The renewed focus on conflict prevention—resulting from the jointly published UN–World Bank study, Pathways for Peace—along with the recent rise in intra-state and regional conflicts, has thrust conflict prevention back to the center of global security sector reform (SSR) discourse.
As highlighted in the 2017 DCAF report, “The Contribution and Role of SSR in the Prevention of Violent Conflict”, security and justice institutions are often the primary interface between states and the populations they are meant to serve. But their protracted ineffectiveness or poor governance can leave the door open for conflict to escalate. It is therefore encouraging that we are going back to the roots of SSR and reassessing its role in conflict prevention.
An effective and robust SSR process is an important tool for preventing conflict. However, its vast requirements and scope mean the greatest impact is often achieved when SSR deliberately seeks to help prevent conflict. Overall, if we are going to use SSR effectively to prevent conflict, it is clear that a business-as-usual approach is insufficient. Our continued focus on institution- and state-centric approaches to SSR is limited in its potential to help prevent conflict. We need to start analyzing and monitoring drivers of conflict related to security and justice institutions—including identifying where those institutions can actively help reduce the drivers—but also start applying a more bottom-up approach to SSR.
Usually, abusive or repressive security and justice institutions are directly responsible for triggering or fueling conflict; corruption, torture, lack of integrity, or politicization of security and justice services all undermine public trust. Despite wide acknowledgement at the policy level that more must be done to make institutions more accountable, in practice donors only dedicate 5 to 10 percent of their overall support to strengthening security sector governance. This issue is too pivotal to leave to chance.
It is no coincidence that countries whose security forces are more gender balanced and ethnically representative are some of the most peaceful in their region. And this pattern is global—from Sweden to Nicaragua to Botswana. We need to explore gender equality at every level of the hierarchy. In many countries we positively find increased numbers of women in the police service, but the more nuanced picture often reveals that they are absent from middle or senior management positions. Creating inclusive institutions takes deliberate, concerted effort, and donors must model the good practice by ensuring we deploy more women as heads of SSR programs and increasing the number of women in senior leadership positions in peacekeeping missions.
It is well known that budget is an important driving mechanism for reform. Mismanagement of the budget process or insufficient spending too often causes SSR efforts to falter, and sows suspicion and mistrust among the public. We have seen that even modest efforts to strengthen public finance management in the security and justice sectors can have important stabilizing effects.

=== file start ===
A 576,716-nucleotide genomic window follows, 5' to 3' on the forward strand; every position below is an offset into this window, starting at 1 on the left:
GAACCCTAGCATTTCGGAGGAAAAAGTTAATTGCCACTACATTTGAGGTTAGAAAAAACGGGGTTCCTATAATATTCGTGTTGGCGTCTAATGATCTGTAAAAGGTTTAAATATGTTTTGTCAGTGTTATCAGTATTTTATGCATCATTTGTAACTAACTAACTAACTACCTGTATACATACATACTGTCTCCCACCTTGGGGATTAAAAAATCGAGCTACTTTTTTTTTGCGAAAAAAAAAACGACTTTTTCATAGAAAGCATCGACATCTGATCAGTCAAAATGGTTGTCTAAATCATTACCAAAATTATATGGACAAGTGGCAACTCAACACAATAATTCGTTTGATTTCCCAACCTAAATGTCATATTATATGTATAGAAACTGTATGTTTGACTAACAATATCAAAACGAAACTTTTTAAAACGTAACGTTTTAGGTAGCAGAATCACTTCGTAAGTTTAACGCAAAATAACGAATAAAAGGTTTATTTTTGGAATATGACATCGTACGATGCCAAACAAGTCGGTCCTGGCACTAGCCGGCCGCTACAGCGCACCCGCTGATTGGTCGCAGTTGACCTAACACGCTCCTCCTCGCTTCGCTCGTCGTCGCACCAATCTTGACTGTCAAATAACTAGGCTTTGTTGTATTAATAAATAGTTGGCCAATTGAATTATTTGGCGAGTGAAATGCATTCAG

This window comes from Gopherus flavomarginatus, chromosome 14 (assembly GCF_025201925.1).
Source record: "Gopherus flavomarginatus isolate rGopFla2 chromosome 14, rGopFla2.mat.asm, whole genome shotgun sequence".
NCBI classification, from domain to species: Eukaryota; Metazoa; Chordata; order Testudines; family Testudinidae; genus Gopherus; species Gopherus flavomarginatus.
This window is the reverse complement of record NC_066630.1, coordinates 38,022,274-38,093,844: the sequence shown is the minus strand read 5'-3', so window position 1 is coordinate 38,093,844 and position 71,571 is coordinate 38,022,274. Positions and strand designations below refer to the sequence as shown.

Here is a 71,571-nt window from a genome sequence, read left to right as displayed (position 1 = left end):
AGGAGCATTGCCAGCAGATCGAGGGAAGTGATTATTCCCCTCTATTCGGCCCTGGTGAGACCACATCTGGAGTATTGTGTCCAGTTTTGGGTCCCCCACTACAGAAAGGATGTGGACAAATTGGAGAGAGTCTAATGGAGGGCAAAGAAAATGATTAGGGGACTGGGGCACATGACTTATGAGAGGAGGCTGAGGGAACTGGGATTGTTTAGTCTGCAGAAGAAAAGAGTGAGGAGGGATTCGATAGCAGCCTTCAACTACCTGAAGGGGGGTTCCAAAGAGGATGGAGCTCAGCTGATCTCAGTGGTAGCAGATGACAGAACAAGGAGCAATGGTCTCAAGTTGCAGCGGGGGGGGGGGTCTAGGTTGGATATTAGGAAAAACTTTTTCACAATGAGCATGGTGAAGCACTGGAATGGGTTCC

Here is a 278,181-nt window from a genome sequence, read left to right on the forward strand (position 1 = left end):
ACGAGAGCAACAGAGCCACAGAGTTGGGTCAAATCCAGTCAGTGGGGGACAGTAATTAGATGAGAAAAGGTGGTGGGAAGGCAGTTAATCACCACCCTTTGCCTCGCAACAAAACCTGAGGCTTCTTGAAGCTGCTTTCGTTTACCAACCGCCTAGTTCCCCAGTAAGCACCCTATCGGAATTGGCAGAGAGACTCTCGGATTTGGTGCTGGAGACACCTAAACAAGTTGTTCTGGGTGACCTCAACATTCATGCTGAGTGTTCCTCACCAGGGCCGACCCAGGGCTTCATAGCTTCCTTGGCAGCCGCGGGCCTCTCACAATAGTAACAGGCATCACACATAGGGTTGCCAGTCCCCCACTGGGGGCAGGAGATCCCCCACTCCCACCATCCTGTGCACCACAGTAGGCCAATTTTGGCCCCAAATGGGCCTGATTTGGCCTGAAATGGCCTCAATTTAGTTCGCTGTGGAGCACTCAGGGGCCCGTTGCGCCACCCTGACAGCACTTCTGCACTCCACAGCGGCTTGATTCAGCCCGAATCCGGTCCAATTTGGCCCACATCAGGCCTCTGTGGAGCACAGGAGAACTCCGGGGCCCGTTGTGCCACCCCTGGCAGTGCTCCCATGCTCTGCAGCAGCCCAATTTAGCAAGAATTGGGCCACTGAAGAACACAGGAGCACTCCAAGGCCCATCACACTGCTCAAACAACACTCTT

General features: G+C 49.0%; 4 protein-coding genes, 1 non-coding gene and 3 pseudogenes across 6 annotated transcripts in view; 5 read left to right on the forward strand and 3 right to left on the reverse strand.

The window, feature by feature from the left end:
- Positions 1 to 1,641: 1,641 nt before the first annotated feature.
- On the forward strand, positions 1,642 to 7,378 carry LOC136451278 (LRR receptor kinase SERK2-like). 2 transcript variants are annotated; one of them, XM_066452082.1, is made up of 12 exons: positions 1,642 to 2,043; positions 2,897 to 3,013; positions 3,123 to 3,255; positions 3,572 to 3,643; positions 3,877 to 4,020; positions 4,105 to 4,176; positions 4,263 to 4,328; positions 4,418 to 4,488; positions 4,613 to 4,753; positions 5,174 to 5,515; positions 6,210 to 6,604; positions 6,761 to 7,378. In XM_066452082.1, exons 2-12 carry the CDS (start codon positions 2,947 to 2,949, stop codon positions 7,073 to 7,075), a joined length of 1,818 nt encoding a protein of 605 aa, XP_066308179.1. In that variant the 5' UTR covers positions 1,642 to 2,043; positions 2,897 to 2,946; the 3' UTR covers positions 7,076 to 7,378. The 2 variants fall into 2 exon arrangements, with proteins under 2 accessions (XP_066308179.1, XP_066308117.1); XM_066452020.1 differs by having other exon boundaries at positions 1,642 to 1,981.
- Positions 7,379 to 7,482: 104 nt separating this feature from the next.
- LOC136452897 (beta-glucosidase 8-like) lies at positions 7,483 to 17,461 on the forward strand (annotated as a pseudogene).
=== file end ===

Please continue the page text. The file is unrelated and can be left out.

It is well established that in many transition or postconflict contexts, as much as 80 percent of the population accesses security and justice through informal institutions, including customary justice and security providers. If we are serious about citizen security and preventing conflict at the community level, the traditional reluctance to engage with such actors must be overcome. Otherwise, we limit the potential of our efforts to help prevent conflict.
In DCAF’s experience there are some key recommendations and observations that are critical to enabling SSR to better contribute to preventing violent conflict. These include the need to commit longer-term support at national and regional levels. All too often, donors withdraw just when the results are about to become apparent. Sustainable results cannot be achieved in just a few years: We need to apply more dynamic and long-game thinking to SSR. We need to understand the links between security and justice actors; strengthen political engagement on core security governance issues; address emerging issues, such as the governance of private security companies; tackle the core budgeting issues that stymie efficiency or spawn corruption; prioritize accountability reforms; include citizens in the delivery of security through participatory systems of security provision (e.g., community policing); and appreciate the importance of nonstate and traditional security and justice institutions in the management and oversight of security and justice services.
This seems like a significant undertaking, but as the UN–World Bank report underlines, we can approach the issue of prevention from many different angles, with many different actors working together. And if we change nothing, then we can expect nothing to change.
The author is SSR Advisor in DCAF’s International Security Sector Advisory Team.